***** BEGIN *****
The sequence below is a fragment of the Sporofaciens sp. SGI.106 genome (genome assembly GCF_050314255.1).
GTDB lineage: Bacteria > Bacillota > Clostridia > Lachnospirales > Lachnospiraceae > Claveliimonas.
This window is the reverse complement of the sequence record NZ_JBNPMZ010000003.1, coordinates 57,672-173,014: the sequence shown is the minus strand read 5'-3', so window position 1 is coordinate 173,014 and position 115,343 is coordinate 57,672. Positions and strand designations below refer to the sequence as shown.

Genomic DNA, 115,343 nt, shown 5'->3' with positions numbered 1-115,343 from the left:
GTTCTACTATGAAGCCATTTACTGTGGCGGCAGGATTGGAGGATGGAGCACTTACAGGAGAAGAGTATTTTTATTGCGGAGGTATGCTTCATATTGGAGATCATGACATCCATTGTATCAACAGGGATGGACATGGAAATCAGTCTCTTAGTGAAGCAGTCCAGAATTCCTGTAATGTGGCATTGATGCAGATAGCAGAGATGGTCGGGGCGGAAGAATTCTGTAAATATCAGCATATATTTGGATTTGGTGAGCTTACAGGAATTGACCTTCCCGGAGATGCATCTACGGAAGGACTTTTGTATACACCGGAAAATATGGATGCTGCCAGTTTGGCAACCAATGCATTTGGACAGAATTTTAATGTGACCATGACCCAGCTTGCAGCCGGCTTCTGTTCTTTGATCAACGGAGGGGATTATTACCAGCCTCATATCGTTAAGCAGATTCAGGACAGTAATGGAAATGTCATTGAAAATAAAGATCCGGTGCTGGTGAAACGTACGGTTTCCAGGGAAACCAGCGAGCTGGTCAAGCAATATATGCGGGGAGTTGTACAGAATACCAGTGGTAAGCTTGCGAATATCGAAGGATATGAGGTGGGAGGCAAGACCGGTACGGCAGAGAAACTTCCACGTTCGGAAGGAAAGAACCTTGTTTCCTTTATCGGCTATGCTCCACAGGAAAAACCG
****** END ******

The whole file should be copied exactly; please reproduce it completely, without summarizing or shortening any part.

The sequence below is a fragment of the Sporofaciens sp. SGI.106 genome (genome assembly GCF_050314255.1).
GTDB lineage: Bacteria > Bacillota > Clostridia > Lachnospirales > Lachnospiraceae > Claveliimonas.
This window is the reverse complement of the sequence record NZ_JBNPMZ010000003.1, coordinates 57,672-173,014: the sequence shown is the minus strand read 5'-3', so window position 1 is coordinate 173,014 and position 115,343 is coordinate 57,672. Positions and strand designations below refer to the sequence as shown.

Genomic DNA, 115,343 nt, shown 5'->3' with positions numbered 1-115,343 from the left:
GTTCTACTATGAAGCCATTTACTGTGGCGGCAGGATTGGAGGATGGAGCACTTACAGGAGAAGAGTATTTTTATTGCGGAGGTATGCTTCATATTGGAGATCATGACATCCATTGTATCAACAGGGATGGACATGGAAATCAGTCTCTTAGTGAAGCAGTCCAGAATTCCTGTAATGTGGCATTGATGCAGATAGCAGAGATGGTCGGGGCGGAAGAATTCTGTAAATATCAGCATATATTTGGATTTGGTGAGCTTACAGGAATTGACCTTCCCGGAGATGCATCTACGGAAGGACTTTTGTATACACCGGAAAATATGGATGCTGCCAGTTTGGCAACCAATGCATTTGGACAGAATTTTAATGTGACCATGACCCAGCTTGCAGCCGGCTTCTGTTCTTTGATCAACGGAGGGGATTATTACCAGCCTCATATCGTTAAGCAGATTCAGGACAGTAATGGAAATGTCATTGAAAATAAAGATCCGGTGCTGGTGAAACGTACGGTTTCCAGGGAAACCAGCGAGCTGGTCAAGCAATATATGCGGGGAGTTGTACAGAATACCAGTGGTAAGCTTGCGAATATCGAAGGATATGAGGTGGGAGGCAAGACCGGTACGGCAGAGAAACTTCCACGTTCGGAAGGAAAGAACCTTGTTTCCTTTATCGGCTATGCTCCACAGGAAAAACCG